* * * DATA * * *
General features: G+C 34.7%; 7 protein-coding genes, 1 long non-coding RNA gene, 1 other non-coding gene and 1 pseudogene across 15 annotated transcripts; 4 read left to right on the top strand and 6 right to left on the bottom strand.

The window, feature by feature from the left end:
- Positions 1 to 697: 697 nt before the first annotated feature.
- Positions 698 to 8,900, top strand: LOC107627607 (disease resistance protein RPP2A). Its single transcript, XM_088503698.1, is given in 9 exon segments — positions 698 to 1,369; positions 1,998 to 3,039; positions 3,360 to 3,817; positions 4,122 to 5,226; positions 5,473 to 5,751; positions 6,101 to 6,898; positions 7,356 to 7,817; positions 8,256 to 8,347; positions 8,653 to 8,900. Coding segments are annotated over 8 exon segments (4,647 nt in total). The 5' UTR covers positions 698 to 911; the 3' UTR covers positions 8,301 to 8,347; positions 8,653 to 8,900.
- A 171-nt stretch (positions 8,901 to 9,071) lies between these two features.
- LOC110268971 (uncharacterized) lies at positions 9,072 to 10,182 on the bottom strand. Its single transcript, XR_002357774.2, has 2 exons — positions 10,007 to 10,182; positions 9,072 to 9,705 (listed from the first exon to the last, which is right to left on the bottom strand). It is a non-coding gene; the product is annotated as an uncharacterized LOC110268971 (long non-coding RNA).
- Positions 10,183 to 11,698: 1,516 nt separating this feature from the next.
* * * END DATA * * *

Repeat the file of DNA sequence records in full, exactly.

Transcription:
General features: G+C 34.7%; 7 protein-coding genes, 1 long non-coding RNA gene, 1 other non-coding gene and 1 pseudogene across 15 annotated transcripts; 4 read left to right on the top strand and 6 right to left on the bottom strand.

The window, feature by feature from the left end:
- Positions 1 to 697: 697 nt before the first annotated feature.
- Positions 698 to 8,900, top strand: LOC107627607 (disease resistance protein RPP2A). Its single transcript, XM_088503698.1, is given in 9 exon segments — positions 698 to 1,369; positions 1,998 to 3,039; positions 3,360 to 3,817; positions 4,122 to 5,226; positions 5,473 to 5,751; positions 6,101 to 6,898; positions 7,356 to 7,817; positions 8,256 to 8,347; positions 8,653 to 8,900. Coding segments are annotated over 8 exon segments (4,647 nt in total). The 5' UTR covers positions 698 to 911; the 3' UTR covers positions 8,301 to 8,347; positions 8,653 to 8,900.
- A 171-nt stretch (positions 8,901 to 9,071) lies between these two features.
- LOC110268971 (uncharacterized) lies at positions 9,072 to 10,182 on the bottom strand. Its single transcript, XR_002357774.2, has 2 exons — positions 10,007 to 10,182; positions 9,072 to 9,705 (listed from the first exon to the last, which is right to left on the bottom strand). It is a non-coding gene; the product is annotated as an uncharacterized LOC110268971 (long non-coding RNA).
- Positions 10,183 to 11,698: 1,516 nt separating this feature from the next.